La Esmeralda (ballet)
|Ballets and revivals of Marius Petipa|
*Paquita (1847, *1881)
La Esmeralda is a ballet in three acts and five scenes, inspired by the novel Notre Dame de Paris by Victor Hugo, originally choreographed by Jules Perrot to music by Cesare Pugni, with sets by William Grieve and costumes by Mme. Copère.
It was first presented by the Ballet of her Majesty's Theatre, London on 9 March 1844, with Carlotta Grisi as Esmeralda, Jules Perrot as Gringoire, Arthur Saint-Leon as Phoebus, Adelaide Frassi as Fleur de Lys, and Antoine Louis Coulon as Quasimodo.
Today the complete ballet is performed only in Russia, Eastern Europe, and in New Jersey, United States, where the New Jersey Ballet introduced the full-length version for the first time in the United States in 2004. Most Western ballet companies only perform two Esmeralda-related pieces—La Esmeralda pas de deux and La Esmeralda pas de six—and the Diane and Actéon pas de deux, which is actually not excerpted from the ballet, but often mistakenly credited as having been added by Marius Petipa to his 1886 revival of La Esmeralda.
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- Jules Perrot for the Imperial Ballet. Imperial Bolshoi Kamenny Theatre, St. Petersburg, 2 January 1849. Revived especially for the ballerina Fanny Elssler. Cesare Pugni revised his original score for the production.
- Marius Petipa for the Imperial Ballet in four acts and five scenes. Imperial Mariinsky Theatre, St. Petersburg, 17 December 1886. Revived especially for the ballerina Virginia Zucchi. Musical revision and additional pas by Riccardo Drigo (including a Pas de six for Virginia Zucchi). Petipa added additional numbers in 1866 (a Pas de deux for the ballerina Claudina Cucchi that became known as the Pas Cucchi to the music of Pugni), 1871 (a Pas de dix for the Ballerina Eugenia Sokolova to the music of Yuli Gerber), and 1872 (a Pas de cinq for the ballerina Adèle Grantzow to music by an unknown composer).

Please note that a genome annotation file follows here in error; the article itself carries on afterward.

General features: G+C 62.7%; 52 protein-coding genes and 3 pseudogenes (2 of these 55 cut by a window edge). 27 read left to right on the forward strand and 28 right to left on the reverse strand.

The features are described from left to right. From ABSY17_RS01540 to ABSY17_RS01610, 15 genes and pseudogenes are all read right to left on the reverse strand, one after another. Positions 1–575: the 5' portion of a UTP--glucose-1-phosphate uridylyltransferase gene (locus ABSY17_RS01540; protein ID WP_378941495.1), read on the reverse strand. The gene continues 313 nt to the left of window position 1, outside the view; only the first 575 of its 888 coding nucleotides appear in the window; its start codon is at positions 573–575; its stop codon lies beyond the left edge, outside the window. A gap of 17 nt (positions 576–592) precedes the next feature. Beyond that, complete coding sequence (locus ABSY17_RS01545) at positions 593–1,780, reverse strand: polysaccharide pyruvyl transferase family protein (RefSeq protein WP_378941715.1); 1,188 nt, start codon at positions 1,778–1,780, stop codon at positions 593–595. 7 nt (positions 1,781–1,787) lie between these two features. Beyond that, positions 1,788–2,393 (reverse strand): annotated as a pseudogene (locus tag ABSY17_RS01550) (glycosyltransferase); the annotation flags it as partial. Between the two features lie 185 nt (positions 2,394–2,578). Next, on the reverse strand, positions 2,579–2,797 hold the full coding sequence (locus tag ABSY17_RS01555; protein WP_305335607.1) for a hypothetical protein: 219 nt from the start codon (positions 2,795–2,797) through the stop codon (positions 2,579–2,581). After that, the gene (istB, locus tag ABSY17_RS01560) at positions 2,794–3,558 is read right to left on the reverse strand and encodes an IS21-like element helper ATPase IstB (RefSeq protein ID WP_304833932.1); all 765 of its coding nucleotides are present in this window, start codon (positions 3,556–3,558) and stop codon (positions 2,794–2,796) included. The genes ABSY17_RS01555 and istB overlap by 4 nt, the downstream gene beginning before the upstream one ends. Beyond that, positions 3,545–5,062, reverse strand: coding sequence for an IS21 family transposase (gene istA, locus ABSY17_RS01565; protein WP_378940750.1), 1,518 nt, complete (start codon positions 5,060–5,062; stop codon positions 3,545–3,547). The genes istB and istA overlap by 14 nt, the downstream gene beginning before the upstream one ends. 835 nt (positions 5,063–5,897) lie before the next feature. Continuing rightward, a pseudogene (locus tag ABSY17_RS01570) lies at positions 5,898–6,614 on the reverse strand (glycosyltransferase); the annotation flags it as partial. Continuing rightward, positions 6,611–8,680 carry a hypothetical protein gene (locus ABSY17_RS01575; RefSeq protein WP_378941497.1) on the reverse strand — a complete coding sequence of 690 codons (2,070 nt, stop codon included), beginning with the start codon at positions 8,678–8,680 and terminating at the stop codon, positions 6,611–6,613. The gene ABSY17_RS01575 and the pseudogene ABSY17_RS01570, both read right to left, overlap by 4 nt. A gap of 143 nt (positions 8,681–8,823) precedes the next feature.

- Marius Petipa for the Imperial Ballet in four acts and five scenes. Imperial Mariinsky Theatre, St. Petersburg, 21 November 1899. Revived especially for the Prima Ballerina Assoluta Mathilde Kschessinskaya. For the Bolshoi Ballet in 2009, Yuri Burlaka and Vasily Medvedev reconstructed Petipa’s final 1899 revival of La Esmeralda. The complete list of numbers is provided by Naughton.
- Agrippina Vaganova for the Kirov Ballet in three acts. Kirov Theatre of Opera and Ballet, Leningrad, 3 April 1935. Revived especially for the ballerina Tatiana Vecheslova. Vaganova added a "new" Pas d'action as a showpiece for the dancers Galina Ulanova and Vakhtang Chabukiani, which she arranged from the Pas de Diane from Petipa's 1868 ballet Tsar Kandavl or Le Roi Candaule to music by Pugni and Drigo, which is known today as the Diane and Actéon pas de deux.
- Pyotr Gusev for the Kirov Ballet in three acts. Kirov Theatre of Opera and Ballet, Leningrad, 1949.
- DANCE REVIEW; A Teeming Action Ballet With a Classical Sheen, New York Times, April 24, 2004 - accessed January 12, 2011
- Naughtin, Matthew. Ballet Music, 2014, p. 213 (Rowman & Littlefield, 2014).
- Naughtin, Matthew. Ballet Music, 2014, p. 215 (Rowman & Littlefield, 2014).